Jump to content
Maestronet Forums

UPS DOA


mcarufe
 Share

Recommended Posts

It is always a bummer when this kind of thing happens. I've had UPS break 2 bows (and lose one) in the last 10 years, but fortunately, they paid my claims without too much hassle. I haven't had a claim in about three years, so their policies may have changed, but the info below is from my experience dealing with them.

With UPS, the claim must be filed by the sender. However, the claims adjuster will need to visit the receiver to inspect the packaging. Make sure that your client saves all of the packaging and boxing for them to look at. The main reason for them to deny a claim is when it was improperly packaged. I am assuming that you shipped the violin in a case and had the violin padded within it, all shipped in an oversize box packed with packing material. If so, then there shouldn't be too much that UPS could say regarding improper packaging. However, if the fiddle was shipped without a case, all I can say is good luck.

By the way, whenever I receive a package (it doesn't matter who the shipper is) that is damaged, I make the delivery person wait (and refuse to sign for it) until I have opened and inspected it. Sometimes it makes the delivery person impatient, but this helps me avoid claims hassles. If you do get a damaged package, make the delivery person sign a note that it was delivered damaged. The other thing that can help before opening a damaged package is to get out your digital camera and photograph the box, the damage, and the damage (if any) to the contents.

Link to comment
Share on other sites

I once had a customer claim that a violin was damaged in shipping. He said that the fingerboard fell off. Upon sending him the claims form that he had to fill out for the insurance to pay for the damages the story changed.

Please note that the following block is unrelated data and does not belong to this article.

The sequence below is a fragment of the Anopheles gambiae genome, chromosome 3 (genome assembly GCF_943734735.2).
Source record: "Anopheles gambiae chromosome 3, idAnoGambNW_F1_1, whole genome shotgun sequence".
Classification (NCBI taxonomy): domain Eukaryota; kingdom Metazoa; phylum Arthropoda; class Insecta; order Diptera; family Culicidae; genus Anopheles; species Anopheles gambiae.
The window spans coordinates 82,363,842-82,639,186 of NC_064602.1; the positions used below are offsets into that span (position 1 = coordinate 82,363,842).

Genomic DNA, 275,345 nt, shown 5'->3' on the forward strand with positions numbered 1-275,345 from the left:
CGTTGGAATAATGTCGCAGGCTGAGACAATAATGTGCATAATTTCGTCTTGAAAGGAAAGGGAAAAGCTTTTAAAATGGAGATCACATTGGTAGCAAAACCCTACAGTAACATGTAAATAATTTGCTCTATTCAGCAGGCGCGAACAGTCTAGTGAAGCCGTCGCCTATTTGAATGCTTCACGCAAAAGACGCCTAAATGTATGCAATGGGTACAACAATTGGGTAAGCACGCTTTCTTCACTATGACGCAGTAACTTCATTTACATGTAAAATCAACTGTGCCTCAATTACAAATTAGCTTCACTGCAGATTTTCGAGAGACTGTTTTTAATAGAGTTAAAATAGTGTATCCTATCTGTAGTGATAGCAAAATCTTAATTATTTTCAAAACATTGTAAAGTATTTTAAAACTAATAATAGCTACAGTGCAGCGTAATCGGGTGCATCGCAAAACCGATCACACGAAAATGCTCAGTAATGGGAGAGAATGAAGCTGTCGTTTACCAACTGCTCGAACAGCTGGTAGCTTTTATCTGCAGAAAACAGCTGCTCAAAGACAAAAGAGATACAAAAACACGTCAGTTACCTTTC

I've had similar things happen twice but yet no one has filled out the claims forms "under penalty of purjury." This was USPS not UPS.

Link to comment
Share on other sites

The shop I was at tried to send a cello to somewhere with FedEx and it got crushed. All they did was go to the sender and inspect it, and they bought it from the shop. Sent a second cello to the same place to replace it, it got crushed. Same thing happened. Finally got a 3erd cello there.

But they went pretty quick about buying the broken instrument since it was labeled as such and packaged rather well. hope fedex is enjoying those instruments they bought. they spent about $15,000 on them.

Good Luck

we did have other problems shipping other things with UPS though, they tried to tell us that a string bass that was in a soft case(it was padded with bubblewrap and those annoying foam bean things) was about 150 pounds. I've never seen a bass that heavy.

Link to comment
Share on other sites

Thanks for the support. I called the client and the packaging was still there. I hope it helps that not only was the violin in a hard case but UPS did the packaging not me. I also made the UPS person see the instrument and I strummed it. So now they will make me chase them and jump through some hoops. Do you think it would help if I went directly to the place where I shipped it instead of calling UPS?

Mike

Link to comment
Share on other sites